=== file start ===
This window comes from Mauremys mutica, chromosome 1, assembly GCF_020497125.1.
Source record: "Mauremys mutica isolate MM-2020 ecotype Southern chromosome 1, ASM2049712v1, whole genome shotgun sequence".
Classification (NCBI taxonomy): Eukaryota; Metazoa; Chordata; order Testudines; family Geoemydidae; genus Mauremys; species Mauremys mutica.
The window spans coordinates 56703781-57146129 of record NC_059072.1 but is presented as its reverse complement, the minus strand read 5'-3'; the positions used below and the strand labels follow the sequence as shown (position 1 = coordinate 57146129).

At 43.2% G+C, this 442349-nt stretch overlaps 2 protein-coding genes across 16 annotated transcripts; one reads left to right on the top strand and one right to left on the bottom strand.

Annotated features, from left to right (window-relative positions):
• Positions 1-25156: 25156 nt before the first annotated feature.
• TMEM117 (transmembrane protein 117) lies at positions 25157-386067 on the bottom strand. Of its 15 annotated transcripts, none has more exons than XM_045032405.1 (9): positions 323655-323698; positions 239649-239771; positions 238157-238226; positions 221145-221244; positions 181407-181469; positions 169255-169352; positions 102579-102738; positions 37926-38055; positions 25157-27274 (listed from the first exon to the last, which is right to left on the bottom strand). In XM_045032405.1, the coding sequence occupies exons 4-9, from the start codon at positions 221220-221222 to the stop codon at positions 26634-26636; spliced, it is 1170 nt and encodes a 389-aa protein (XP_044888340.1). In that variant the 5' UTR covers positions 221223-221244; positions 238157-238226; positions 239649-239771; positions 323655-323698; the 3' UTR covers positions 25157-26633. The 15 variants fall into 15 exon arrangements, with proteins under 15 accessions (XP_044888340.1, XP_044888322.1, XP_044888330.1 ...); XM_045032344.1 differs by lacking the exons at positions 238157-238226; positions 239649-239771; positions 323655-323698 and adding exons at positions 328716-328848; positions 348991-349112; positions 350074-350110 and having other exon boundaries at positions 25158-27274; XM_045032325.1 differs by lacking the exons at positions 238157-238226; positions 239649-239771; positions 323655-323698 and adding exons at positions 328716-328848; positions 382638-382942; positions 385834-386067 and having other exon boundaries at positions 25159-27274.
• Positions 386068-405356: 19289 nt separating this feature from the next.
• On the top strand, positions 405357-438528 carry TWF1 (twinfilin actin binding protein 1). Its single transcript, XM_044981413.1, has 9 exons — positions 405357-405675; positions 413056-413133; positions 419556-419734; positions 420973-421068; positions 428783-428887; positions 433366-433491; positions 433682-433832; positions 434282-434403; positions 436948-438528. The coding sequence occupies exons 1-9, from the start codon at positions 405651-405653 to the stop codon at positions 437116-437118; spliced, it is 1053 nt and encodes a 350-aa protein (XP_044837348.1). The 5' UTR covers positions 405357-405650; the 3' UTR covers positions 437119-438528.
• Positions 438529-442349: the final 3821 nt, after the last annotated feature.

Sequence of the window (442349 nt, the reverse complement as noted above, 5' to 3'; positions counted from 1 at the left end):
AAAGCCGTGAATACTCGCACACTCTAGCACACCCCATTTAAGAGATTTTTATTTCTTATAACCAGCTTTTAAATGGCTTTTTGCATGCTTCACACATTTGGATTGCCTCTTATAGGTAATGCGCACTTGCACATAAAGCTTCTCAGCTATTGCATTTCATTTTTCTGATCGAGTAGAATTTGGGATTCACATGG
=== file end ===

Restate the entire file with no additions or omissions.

This window comes from Mauremys mutica, chromosome 1, assembly GCF_020497125.1.
Source record: "Mauremys mutica isolate MM-2020 ecotype Southern chromosome 1, ASM2049712v1, whole genome shotgun sequence".
Classification (NCBI taxonomy): Eukaryota; Metazoa; Chordata; order Testudines; family Geoemydidae; genus Mauremys; species Mauremys mutica.
The window spans coordinates 56703781-57146129 of record NC_059072.1 but is presented as its reverse complement, the minus strand read 5'-3'; the positions used below and the strand labels follow the sequence as shown (position 1 = coordinate 57146129).

At 43.2% G+C, this 442349-nt stretch overlaps 2 protein-coding genes across 16 annotated transcripts; one reads left to right on the top strand and one right to left on the bottom strand.

Annotated features, from left to right (window-relative positions):
• Positions 1-25156: 25156 nt before the first annotated feature.
• TMEM117 (transmembrane protein 117) lies at positions 25157-386067 on the bottom strand. Of its 15 annotated transcripts, none has more exons than XM_045032405.1 (9): positions 323655-323698; positions 239649-239771; positions 238157-238226; positions 221145-221244; positions 181407-181469; positions 169255-169352; positions 102579-102738; positions 37926-38055; positions 25157-27274 (listed from the first exon to the last, which is right to left on the bottom strand). In XM_045032405.1, the coding sequence occupies exons 4-9, from the start codon at positions 221220-221222 to the stop codon at positions 26634-26636; spliced, it is 1170 nt and encodes a 389-aa protein (XP_044888340.1). In that variant the 5' UTR covers positions 221223-221244; positions 238157-238226; positions 239649-239771; positions 323655-323698; the 3' UTR covers positions 25157-26633. The 15 variants fall into 15 exon arrangements, with proteins under 15 accessions (XP_044888340.1, XP_044888322.1, XP_044888330.1 ...); XM_045032344.1 differs by lacking the exons at positions 238157-238226; positions 239649-239771; positions 323655-323698 and adding exons at positions 328716-328848; positions 348991-349112; positions 350074-350110 and having other exon boundaries at positions 25158-27274; XM_045032325.1 differs by lacking the exons at positions 238157-238226; positions 239649-239771; positions 323655-323698 and adding exons at positions 328716-328848; positions 382638-382942; positions 385834-386067 and having other exon boundaries at positions 25159-27274.
• Positions 386068-405356: 19289 nt separating this feature from the next.
• On the top strand, positions 405357-438528 carry TWF1 (twinfilin actin binding protein 1). Its single transcript, XM_044981413.1, has 9 exons — positions 405357-405675; positions 413056-413133; positions 419556-419734; positions 420973-421068; positions 428783-428887; positions 433366-433491; positions 433682-433832; positions 434282-434403; positions 436948-438528. The coding sequence occupies exons 1-9, from the start codon at positions 405651-405653 to the stop codon at positions 437116-437118; spliced, it is 1053 nt and encodes a 350-aa protein (XP_044837348.1). The 5' UTR covers positions 405357-405650; the 3' UTR covers positions 437119-438528.
• Positions 438529-442349: the final 3821 nt, after the last annotated feature.

Sequence of the window (442349 nt, the reverse complement as noted above, 5' to 3'; positions counted from 1 at the left end):
AAAGCCGTGAATACTCGCACACTCTAGCACACCCCATTTAAGAGATTTTTATTTCTTATAACCAGCTTTTAAATGGCTTTTTGCATGCTTCACACATTTGGATTGCCTCTTATAGGTAATGCGCACTTGCACATAAAGCTTCTCAGCTATTGCATTTCATTTTTCTGATCGAGTAGAATTTGGGATTCACATGG